Iditarod mushers make adventure gear in the Upper Peninsula

As former Alaskans and Iditarod mushers, it’s no wonder Justin and Jaimee High found Michigan’s Keweenaw Peninsula the right fit for their small business, High’s Adventure Gear. Snow is embraced rather than endured here — often for three seasons — and the Highs have concentrated on handcrafting ultra-light, ultra-warm parkas and other cold-weather gear. 

Last November they moved all manufacturing from the basement of their Mohawk home to a new storefront in Calumet. The Highs are so enthused to be part of the historic downtown’s revitalization that they’re opening a second brick-and-mortar business in their 6,000-square-foot building this spring. 

What made you choose the Keweenaw Peninsula“I grew up in Hudson, Michigan, but I went to Michigan Tech so I know the area,” Justin High says. “When deciding to leave Alaska, we wanted to move to a place where we could still run dogs. I knew the Keweenaw gets loads of snow and there was lots of opportunity, especially with the businesses and campuses [Michigan Tech and Finlandia University] here.”

What product put High’s Adventure Gear on the map: “We started in 2012 in Alaska with dog sled bags and dog coats … and then added parkas and human gear. In 2016, we introduced our Willow Tuff Parka, a windproof, waterproof parka that works well at -20 degrees but is also quite comfortable at 30 degrees,” Justin High says. The parka weighs just three pounds. Now the Willow Tuff Parka is “our bread and butter,” he says.

What was the inspiration behind the parka: “I was working on a glacier for a summer running dogs. The weather was nasty — rainy and 34 degrees — living on a block of ice. I came home for a weekend and said, ‘Jaimee, I am freezing,’” Justin High recalls. The couple had always talked about doing a parka and threw together the original Willow with material they were using to make other products. “Now, a couple thousand Willow Tuff parkas later, it’s our mainstay but we also produce a Willow Tuff Extreme, which was introduced at The Yukon Quest and Iditarod in 2017. It’s rated for 65 degrees below zero.”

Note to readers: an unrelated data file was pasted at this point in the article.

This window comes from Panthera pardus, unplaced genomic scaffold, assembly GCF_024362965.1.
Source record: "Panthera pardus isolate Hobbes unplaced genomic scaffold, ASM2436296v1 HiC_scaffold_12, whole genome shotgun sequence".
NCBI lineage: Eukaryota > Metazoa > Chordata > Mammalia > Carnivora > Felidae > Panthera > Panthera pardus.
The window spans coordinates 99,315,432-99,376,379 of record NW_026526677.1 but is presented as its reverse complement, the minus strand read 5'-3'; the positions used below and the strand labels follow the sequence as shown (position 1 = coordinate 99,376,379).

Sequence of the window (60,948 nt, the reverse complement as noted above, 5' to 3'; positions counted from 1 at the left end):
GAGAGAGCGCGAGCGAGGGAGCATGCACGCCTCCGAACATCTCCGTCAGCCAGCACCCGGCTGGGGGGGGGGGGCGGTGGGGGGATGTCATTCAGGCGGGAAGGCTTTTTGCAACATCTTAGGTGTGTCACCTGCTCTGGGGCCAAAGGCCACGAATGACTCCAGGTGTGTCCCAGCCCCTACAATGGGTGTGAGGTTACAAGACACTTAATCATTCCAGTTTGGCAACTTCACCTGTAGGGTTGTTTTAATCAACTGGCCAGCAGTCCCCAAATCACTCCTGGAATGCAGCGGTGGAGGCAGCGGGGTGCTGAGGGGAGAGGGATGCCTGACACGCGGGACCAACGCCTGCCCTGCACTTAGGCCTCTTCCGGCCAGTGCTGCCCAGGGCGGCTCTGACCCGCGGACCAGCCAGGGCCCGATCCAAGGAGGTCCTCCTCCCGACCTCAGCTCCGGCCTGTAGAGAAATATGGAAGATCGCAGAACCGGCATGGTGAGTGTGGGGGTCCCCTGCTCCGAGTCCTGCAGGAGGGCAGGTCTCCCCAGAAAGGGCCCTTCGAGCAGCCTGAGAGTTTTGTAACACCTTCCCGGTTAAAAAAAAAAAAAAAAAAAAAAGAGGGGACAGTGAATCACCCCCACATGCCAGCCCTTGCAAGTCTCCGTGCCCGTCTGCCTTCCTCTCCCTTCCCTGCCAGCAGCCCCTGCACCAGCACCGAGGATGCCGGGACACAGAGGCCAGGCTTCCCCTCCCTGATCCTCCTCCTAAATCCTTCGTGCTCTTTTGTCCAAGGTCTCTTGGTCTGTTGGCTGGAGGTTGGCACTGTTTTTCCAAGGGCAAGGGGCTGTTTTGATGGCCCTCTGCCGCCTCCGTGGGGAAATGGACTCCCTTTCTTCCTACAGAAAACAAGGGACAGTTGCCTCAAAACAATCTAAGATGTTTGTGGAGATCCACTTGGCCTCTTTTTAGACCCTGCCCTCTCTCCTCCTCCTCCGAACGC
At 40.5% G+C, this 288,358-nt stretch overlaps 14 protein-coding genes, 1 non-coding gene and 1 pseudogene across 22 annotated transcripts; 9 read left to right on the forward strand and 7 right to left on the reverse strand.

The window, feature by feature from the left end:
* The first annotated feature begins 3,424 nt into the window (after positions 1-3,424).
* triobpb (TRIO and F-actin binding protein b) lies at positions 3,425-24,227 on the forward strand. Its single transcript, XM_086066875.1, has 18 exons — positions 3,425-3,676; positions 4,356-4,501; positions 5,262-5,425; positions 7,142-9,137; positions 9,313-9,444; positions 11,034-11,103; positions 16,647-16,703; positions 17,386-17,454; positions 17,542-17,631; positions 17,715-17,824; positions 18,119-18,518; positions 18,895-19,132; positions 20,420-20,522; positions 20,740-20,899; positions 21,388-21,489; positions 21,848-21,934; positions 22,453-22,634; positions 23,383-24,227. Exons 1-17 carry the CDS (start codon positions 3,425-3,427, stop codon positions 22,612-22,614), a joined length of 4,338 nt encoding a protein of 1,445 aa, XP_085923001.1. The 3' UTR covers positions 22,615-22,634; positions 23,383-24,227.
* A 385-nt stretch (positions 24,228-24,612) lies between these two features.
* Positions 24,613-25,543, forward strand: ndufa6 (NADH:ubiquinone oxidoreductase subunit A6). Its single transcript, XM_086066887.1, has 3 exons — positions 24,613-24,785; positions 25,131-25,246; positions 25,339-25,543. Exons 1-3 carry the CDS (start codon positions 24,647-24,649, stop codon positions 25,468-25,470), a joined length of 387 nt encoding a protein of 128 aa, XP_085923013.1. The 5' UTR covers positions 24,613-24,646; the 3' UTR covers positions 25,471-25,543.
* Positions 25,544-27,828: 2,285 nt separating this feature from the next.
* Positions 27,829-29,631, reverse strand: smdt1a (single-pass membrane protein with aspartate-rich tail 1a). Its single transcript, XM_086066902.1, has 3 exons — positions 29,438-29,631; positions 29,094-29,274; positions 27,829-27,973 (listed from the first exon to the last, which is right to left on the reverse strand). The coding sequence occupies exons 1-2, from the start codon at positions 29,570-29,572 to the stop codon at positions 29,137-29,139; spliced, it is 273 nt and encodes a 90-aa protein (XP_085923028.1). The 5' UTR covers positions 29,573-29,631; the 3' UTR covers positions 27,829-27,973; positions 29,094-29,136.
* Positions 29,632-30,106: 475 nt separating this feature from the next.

Who is your core customer: “Anybody who is outside in sh*tty weather,” Justin High says, laughing. “The parkas are intended for mushers but you could also wear (them) hunting or ice fishing. Our snow gauntlets, dog coats, chaps, are all made with the same materials and principles as our parkas.” 

Are all of your products still handmade: It’s still just Justin and Jaimee. “We work side by side, and our daughter Izzy is the lead salesperson. She is hilarious. But if this track continues, we definitely need to find someone to help with sewing,” Justin High says. The couple started with five parkas the first year, then 60 parkas the next year. For 2022, they’ll make more than 250 parkas. 

What resources did you tap to get off the ground: The couple bought the building (at 309 Fifth St., Calumet) and that was self-funded. However, Justin High talked to Main Street Calumet, which supports economic vitality downtown, to get some leads on a building. “Nothing was for sale. A couple of people in the last few years have bought almost every building after the ‘snow year’ when several downtown roofs collapsed. Our building had a partial roof collapse but wasn’t too far gone,” Justin High says “One of the private [investors] downtown is putting in a boutique hotel across the road from us … they are really doing a lot to revitalize Calumet. We were lucky to find the building we did.”

What inspires you to do business in the Keweenaw Peninsula: “The community here is really cool about wanting to see everyone else succeed. In Alaska you often had to just figure it out. What’s great [if you need advice] is that the Upper Peninsula regional Michigan Small Business Development Center and the Michigan Economic Development Corp. keeps an office at Michigan Tech. And the Keweenaw Economic Development Alliance helps the little businesses by working with the bigger companies. They want everybody to succeed.”

What’s next: The Calumet storefront has two sides and the couple is starting a second business: an axe-throwing establishment called the Copper Axe. They hope to be open by spring.